For the average American the numbers are staggering. Too staggering to even begin to comprehend. At the very most, we deal in thousands of dollars; our government deals in trillions. (Billions are nestled in between, but we eclipsed that number long ago.)
I spent a couple of hours this morning researching the financial plight of the United States and finally had to settle on giving you the most basic numbers and appraisal I could possibly find. It’s not a pretty sight.
According to our U. S. National Debt Clock, the population of the United States is rapidly approaching 315 million. Of that total, only 115 million of us are taxpayers – approximately one-third.
On average, each of us hold assets totalling $277,686 – some own lots more, some lots less, but that’s the average. And that average LOOKS really good. But the next number will floor you.
The average unfunded liability per taxpayer is $1,059,920 – more than THREE times the average assets of the entire country!
Do you have an extra one million, fifty-nine thousand, nine-hundred and twenty dollars you aren’t using? Me, neither.
Our government – both Democrats and Republicans alike – have been on a never-ending spending spree, especially over the past decade, and spent this country into oblivion.
The news headlines today are all about the “fiscal cliff”, scheduled for December 31st unless Congress and the President can wave a magic wand and resolve the issues of taxation vs spending cuts and avoid a “disaster”.
That “disaster” has already taken place, my friends. The fiscal cliff is simply one very small example of the real problems our elected officials (and even ourselves!) refuse to address.
For another opinion, and even deeper in-depth analysis, check out this article by Robert Rohlfing writing for the Canada Free Press.
Here’s just a sample of what Mr. Rohlfing has to say:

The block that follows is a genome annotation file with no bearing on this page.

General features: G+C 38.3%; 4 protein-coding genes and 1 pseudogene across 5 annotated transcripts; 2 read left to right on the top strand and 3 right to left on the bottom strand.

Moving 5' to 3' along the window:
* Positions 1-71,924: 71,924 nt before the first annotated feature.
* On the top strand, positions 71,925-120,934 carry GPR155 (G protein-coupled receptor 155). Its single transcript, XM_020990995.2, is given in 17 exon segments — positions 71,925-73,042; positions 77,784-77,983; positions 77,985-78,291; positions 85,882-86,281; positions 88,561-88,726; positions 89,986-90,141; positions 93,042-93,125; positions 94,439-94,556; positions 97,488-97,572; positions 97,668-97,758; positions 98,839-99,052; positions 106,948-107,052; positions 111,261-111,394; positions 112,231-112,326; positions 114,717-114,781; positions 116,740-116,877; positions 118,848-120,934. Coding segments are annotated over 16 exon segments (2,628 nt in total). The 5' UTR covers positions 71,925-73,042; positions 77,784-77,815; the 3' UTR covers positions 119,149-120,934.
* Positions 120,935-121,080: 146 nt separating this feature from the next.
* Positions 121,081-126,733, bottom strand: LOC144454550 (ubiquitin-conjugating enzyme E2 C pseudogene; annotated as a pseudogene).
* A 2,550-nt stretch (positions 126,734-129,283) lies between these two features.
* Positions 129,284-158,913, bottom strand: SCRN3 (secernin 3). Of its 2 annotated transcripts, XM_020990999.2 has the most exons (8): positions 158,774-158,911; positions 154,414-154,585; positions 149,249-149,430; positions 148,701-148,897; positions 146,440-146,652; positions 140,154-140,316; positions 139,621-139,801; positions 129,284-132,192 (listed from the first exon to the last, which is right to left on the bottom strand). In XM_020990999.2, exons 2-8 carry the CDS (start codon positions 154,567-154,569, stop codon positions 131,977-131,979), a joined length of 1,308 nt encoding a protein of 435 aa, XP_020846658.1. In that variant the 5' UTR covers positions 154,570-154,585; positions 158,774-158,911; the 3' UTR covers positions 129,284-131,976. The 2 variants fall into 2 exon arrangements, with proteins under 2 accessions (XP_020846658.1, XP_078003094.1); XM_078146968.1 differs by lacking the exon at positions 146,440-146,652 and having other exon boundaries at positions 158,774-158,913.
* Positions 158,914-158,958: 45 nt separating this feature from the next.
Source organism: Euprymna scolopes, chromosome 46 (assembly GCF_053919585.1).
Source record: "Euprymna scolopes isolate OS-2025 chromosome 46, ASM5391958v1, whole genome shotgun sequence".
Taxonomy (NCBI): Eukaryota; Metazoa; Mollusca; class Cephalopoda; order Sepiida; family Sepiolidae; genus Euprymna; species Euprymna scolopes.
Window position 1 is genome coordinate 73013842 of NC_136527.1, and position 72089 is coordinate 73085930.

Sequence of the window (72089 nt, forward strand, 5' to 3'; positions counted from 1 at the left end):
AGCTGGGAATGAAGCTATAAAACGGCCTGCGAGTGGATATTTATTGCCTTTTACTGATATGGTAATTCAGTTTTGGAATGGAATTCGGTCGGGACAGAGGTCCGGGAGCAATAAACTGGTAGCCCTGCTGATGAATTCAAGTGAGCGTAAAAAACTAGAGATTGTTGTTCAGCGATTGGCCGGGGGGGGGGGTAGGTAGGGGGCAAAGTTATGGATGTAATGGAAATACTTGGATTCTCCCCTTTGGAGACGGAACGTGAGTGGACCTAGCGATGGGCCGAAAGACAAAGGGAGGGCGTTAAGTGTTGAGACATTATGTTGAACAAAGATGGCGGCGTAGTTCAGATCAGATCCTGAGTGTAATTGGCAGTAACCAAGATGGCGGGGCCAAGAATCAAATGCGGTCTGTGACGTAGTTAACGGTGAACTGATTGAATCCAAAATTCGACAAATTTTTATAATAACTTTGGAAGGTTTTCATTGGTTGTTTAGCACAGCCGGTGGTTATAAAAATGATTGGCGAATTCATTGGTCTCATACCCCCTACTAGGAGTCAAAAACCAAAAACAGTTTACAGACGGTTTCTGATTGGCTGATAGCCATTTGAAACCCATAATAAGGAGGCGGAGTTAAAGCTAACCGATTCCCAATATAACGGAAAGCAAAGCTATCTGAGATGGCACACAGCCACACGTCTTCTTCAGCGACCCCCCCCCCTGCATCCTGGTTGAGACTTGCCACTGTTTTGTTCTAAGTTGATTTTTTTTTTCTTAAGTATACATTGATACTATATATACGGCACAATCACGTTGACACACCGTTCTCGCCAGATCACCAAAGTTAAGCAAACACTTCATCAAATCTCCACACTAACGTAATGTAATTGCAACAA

“The course that we are on right now has been tried many times throughout history and each time it has failed. You can look at how Weimar Germany attempted to print and inflate their way out of the morass it faced and how it led to totalitarianism, or you could look here at home how FDR tried to spend his way out of the problems he faced at the time. Both examples did not work, they only delayed the inevitable as in the case of FDR in his second term he faced a second recession instead of recovery just as we are facing today. They found out that spending did not help employment levels and left them further in debt as a result.
Many of the things started under that administration and later under LBJ has led us to the real cliff of $80 trillion dollars in unfunded liabilities. Congressman Paul Ryan is on record if we do not address Medicare in an honest and constructive way in the next two years it will become unviable. The same can be said about Social Security. Governments own estimates already show that it becomes unviable before 2025, but will this government really address it and can the people really stomach the bitter pill that is coming? “
The man makes perfect sense.
Common sense dictates that we need more taxpayers, not higher taxes. With just one-third of the population working we stand no chance whatsoever of averting disaster, even if the taxes are raised significantly on that one-third!
Jobs create paychecks and generate more revenue. Jobs take people off the public teat and reduce the overwhelming obligation of the one-third to support the remaining two-thirds. And it would help greatly to cut spending on non-discretionary expenditures. A federal budget – for starters – would help greatly.
I hate to harp about bad news, but the mainstream media certainly won’t tell the truth, so it has to come from the new media, including your Independent Sentinel.